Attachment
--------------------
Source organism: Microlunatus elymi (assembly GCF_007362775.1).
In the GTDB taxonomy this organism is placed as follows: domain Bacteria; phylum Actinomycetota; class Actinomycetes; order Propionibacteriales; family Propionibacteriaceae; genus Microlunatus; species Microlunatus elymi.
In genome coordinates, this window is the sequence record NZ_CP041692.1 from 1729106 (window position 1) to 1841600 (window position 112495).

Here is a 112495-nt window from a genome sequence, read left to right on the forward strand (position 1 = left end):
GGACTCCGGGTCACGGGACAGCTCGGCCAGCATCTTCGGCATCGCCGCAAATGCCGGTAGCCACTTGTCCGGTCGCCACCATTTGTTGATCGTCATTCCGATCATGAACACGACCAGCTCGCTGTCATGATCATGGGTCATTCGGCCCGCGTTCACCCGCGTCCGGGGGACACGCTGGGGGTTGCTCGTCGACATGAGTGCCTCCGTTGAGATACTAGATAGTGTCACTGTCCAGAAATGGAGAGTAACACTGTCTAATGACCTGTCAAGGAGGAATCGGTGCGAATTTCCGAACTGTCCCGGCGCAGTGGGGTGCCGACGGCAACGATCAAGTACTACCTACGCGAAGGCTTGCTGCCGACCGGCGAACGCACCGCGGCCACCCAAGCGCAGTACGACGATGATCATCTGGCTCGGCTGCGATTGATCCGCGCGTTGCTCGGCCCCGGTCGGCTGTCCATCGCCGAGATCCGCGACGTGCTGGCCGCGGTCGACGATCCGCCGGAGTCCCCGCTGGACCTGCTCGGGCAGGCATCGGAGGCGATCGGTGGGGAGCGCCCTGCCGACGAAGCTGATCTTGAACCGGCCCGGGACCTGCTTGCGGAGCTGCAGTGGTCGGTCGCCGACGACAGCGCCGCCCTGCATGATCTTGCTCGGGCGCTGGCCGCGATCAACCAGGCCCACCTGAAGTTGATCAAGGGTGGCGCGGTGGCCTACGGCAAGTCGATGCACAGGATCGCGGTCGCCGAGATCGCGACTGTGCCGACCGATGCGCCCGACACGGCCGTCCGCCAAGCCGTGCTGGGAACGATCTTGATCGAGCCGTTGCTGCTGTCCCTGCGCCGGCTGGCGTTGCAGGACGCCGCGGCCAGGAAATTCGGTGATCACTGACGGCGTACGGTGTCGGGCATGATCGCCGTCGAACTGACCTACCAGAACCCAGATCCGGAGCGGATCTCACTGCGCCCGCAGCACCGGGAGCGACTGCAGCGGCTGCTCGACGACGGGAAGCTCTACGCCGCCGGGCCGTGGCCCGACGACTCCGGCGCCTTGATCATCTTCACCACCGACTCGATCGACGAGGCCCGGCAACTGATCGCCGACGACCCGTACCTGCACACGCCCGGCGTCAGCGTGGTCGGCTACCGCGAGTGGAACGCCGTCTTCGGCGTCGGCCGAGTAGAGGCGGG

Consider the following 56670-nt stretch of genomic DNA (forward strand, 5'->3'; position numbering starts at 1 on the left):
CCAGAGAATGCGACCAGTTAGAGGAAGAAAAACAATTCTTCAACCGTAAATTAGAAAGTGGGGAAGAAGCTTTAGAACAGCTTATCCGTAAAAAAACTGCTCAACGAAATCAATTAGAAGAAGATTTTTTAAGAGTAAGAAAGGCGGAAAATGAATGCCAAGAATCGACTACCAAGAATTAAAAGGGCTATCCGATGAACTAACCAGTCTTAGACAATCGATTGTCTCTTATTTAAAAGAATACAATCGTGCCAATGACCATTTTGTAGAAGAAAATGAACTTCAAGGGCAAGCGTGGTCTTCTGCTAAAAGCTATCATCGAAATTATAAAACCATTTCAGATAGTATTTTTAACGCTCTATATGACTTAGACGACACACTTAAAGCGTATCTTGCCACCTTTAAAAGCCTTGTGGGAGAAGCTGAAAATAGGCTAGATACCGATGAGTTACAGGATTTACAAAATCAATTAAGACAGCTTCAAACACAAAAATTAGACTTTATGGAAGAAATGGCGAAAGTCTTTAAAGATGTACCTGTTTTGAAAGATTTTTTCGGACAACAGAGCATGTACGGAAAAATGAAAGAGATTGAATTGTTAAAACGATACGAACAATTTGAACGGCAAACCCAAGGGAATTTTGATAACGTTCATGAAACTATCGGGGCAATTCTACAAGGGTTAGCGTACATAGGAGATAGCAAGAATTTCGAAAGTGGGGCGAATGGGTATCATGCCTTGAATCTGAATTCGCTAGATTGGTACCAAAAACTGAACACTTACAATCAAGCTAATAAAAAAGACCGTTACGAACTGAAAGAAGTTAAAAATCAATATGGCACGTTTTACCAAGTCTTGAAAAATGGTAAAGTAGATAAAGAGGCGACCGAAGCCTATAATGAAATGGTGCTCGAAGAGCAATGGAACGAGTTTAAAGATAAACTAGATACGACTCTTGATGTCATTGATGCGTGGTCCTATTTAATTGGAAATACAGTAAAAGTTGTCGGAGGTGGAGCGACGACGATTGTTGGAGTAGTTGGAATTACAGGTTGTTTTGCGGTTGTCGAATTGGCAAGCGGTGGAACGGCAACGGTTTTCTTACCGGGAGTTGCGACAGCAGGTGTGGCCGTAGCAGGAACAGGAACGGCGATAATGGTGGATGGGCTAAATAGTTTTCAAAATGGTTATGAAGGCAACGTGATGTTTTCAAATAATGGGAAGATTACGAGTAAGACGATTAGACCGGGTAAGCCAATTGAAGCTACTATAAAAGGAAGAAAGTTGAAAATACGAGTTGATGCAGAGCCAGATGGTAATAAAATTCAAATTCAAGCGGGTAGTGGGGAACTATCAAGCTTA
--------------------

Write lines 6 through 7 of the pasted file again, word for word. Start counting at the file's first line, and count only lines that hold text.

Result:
Consider the following 56670-nt stretch of genomic DNA (forward strand, 5'->3'; position numbering starts at 1 on the left):
CCAGAGAATGCGACCAGTTAGAGGAAGAAAAACAATTCTTCAACCGTAAATTAGAAAGTGGGGAAGAAGCTTTAGAACAGCTTATCCGTAAAAAAACTGCTCAACGAAATCAATTAGAAGAAGATTTTTTAAGAGTAAGAAAGGCGGAAAATGAATGCCAAGAATCGACTACCAAGAATTAAAAGGGCTATCCGATGAACTAACCAGTCTTAGACAATCGATTGTCTCTTATTTAAAAGAATACAATCGTGCCAATGACCATTTTGTAGAAGAAAATGAACTTCAAGGGCAAGCGTGGTCTTCTGCTAAAAGCTATCATCGAAATTATAAAACCATTTCAGATAGTATTTTTAACGCTCTATATGACTTAGACGACACACTTAAAGCGTATCTTGCCACCTTTAAAAGCCTTGTGGGAGAAGCTGAAAATAGGCTAGATACCGATGAGTTACAGGATTTACAAAATCAATTAAGACAGCTTCAAACACAAAAATTAGACTTTATGGAAGAAATGGCGAAAGTCTTTAAAGATGTACCTGTTTTGAAAGATTTTTTCGGACAACAGAGCATGTACGGAAAAATGAAAGAGATTGAATTGTTAAAACGATACGAACAATTTGAACGGCAAACCCAAGGGAATTTTGATAACGTTCATGAAACTATCGGGGCAATTCTACAAGGGTTAGCGTACATAGGAGATAGCAAGAATTTCGAAAGTGGGGCGAATGGGTATCATGCCTTGAATCTGAATTCGCTAGATTGGTACCAAAAACTGAACACTTACAATCAAGCTAATAAAAAAGACCGTTACGAACTGAAAGAAGTTAAAAATCAATATGGCACGTTTTACCAAGTCTTGAAAAATGGTAAAGTAGATAAAGAGGCGACCGAAGCCTATAATGAAATGGTGCTCGAAGAGCAATGGAACGAGTTTAAAGATAAACTAGATACGACTCTTGATGTCATTGATGCGTGGTCCTATTTAATTGGAAATACAGTAAAAGTTGTCGGAGGTGGAGCGACGACGATTGTTGGAGTAGTTGGAATTACAGGTTGTTTTGCGGTTGTCGAATTGGCAAGCGGTGGAACGGCAACGGTTTTCTTACCGGGAGTTGCGACAGCAGGTGTGGCCGTAGCAGGAACAGGAACGGCGATAATGGTGGATGGGCTAAATAGTTTTCAAAATGGTTATGAAGGCAACGTGATGTTTTCAAATAATGGGAAGATTACGAGTAAGACGATTAGACCGGGTAAGCCAATTGAAGCTACTATAAAAGGAAGAAAGTTGAAAATACGAGTTGATGCAGAGCCAGATGGTAATAAAATTCAAATTCAAGCGGGTAGTGGGGAACTATCAAGCTTA